Adobe to Launch a Virtual Museum Online, Headed by Tony Oursler
SAN JOSE, Calif.— For years artists have employed Adobe Photoshop to create their work, using the program to retouch images and create often copyright-infringing pastiches. Now the software company is going to give these artists and others a place to display their work: on October 6, the company will break digital ground by unveiling what it calls the first-ever Internet museum, a free online exhibition space that will be open 365 days a year. Called the Adobe Museum of Digital Media, the digital institution will open with an exhibition by video artist Tony Oursler, followed by a show this winter by Japanese artist Mariko Mori.
The museum itself will occupy a virtual building designed by architect Filippo Innocenti and digital producer Piero Frescobaldi, who mapped out the plans precisely enough to allow the premises to be structurally sound, in theory, if erected in the physical world. To allow visitors to move through the museum, Adobe has designed virtual "eyes and ears" that float on the screen, a suspended translucent eye — akin to Emerson's "transparent eye-ball," and resembling something between a jellyfish and flower — that moves through an external atrium and travels upstairs to the exhibition space. Tall pistil-like towers rising above will house an archive of past shows that will remain available to the digital gallery-goers long after their official "close" date.
Oursler’s inaugural exhibition, titled "The Uncanny Valley," aims to explore man’s relationship with Internet, and the effects of human consciousness unleashed from the constraints of the physical world. In the show, the Internet will be represented by an interactive 3D flowchart that can be probed and explored by museum visitors. The exhibition is being organized by Bard College Center of Curatorial Studies director Tom Eccles, a digital facsimile of whom will pop into the virtual experience now and then to posit different meanings and theories about the Web.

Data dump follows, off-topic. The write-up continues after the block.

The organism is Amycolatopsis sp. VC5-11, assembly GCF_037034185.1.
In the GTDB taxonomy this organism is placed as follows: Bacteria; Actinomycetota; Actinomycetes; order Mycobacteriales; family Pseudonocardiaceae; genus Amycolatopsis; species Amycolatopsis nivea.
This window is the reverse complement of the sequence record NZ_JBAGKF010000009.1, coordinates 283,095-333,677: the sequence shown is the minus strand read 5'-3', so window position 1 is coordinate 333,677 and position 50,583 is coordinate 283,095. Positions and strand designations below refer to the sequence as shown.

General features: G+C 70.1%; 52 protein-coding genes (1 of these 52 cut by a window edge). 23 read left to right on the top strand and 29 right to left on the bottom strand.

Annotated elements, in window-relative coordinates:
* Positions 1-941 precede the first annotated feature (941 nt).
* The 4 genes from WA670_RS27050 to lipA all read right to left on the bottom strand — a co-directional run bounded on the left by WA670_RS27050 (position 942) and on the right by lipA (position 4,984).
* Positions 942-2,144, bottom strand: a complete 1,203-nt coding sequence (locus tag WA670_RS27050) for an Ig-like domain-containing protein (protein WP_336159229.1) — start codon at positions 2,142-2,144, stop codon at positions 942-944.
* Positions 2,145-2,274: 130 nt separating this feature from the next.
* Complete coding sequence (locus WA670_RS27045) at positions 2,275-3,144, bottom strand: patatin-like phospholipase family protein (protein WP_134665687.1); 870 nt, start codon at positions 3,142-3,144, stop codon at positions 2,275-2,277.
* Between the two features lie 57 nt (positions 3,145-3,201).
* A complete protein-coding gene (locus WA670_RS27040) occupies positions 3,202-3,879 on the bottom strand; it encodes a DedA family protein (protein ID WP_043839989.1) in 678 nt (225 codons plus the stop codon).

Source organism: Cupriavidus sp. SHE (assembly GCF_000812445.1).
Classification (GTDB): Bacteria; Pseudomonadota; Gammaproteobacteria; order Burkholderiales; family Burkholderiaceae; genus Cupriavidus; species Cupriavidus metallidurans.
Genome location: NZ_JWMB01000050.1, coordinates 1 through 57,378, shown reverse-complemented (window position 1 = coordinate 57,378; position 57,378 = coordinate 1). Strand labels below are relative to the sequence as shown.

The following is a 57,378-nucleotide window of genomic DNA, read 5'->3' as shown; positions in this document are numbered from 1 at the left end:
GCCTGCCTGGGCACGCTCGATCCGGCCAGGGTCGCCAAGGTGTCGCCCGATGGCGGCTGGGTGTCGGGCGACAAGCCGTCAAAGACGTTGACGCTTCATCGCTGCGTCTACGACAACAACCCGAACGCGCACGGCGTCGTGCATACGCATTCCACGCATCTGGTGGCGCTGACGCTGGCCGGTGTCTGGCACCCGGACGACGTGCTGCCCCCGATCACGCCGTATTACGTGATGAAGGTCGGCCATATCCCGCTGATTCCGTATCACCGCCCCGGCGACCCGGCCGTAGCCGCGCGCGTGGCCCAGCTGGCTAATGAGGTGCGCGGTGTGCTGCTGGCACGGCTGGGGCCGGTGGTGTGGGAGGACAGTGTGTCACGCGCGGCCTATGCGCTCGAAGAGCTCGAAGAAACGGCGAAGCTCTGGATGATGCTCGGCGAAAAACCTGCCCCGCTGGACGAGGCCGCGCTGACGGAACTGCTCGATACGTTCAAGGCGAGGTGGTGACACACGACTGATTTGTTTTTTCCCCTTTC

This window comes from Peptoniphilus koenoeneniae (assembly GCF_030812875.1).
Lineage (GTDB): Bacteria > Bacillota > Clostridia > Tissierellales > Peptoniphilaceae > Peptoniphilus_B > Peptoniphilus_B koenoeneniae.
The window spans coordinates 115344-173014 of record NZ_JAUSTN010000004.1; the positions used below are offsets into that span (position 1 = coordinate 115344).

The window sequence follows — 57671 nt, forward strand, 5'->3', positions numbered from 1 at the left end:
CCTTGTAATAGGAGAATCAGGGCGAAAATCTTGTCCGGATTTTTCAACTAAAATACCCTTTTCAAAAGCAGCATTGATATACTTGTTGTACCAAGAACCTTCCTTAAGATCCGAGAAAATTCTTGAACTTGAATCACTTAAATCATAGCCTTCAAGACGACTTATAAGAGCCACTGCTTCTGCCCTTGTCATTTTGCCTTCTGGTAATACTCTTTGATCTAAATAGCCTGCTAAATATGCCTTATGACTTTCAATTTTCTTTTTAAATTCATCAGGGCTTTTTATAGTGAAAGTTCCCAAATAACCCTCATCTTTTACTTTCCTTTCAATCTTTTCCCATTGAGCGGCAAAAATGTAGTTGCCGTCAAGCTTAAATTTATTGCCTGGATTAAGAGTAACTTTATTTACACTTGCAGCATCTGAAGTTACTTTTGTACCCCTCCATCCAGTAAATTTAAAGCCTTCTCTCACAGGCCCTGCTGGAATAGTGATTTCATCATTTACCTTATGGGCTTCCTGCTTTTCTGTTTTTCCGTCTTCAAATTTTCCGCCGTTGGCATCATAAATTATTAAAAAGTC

The title of "Uncanny Valley" refers to the theory of Japanese roboticist Masahiro Mori that humans respond with increasing positivity to machines that are made more and more anthropomorphic, until a pivotal breaking point where the robot begins to resemble the human form too closely. In that "uncanny valley," perception of the robot dips drastically into revulsion, a response that greatly inhibits interaction between man and machine, according to the article Mori published in a 1970 volume of Energy magazine.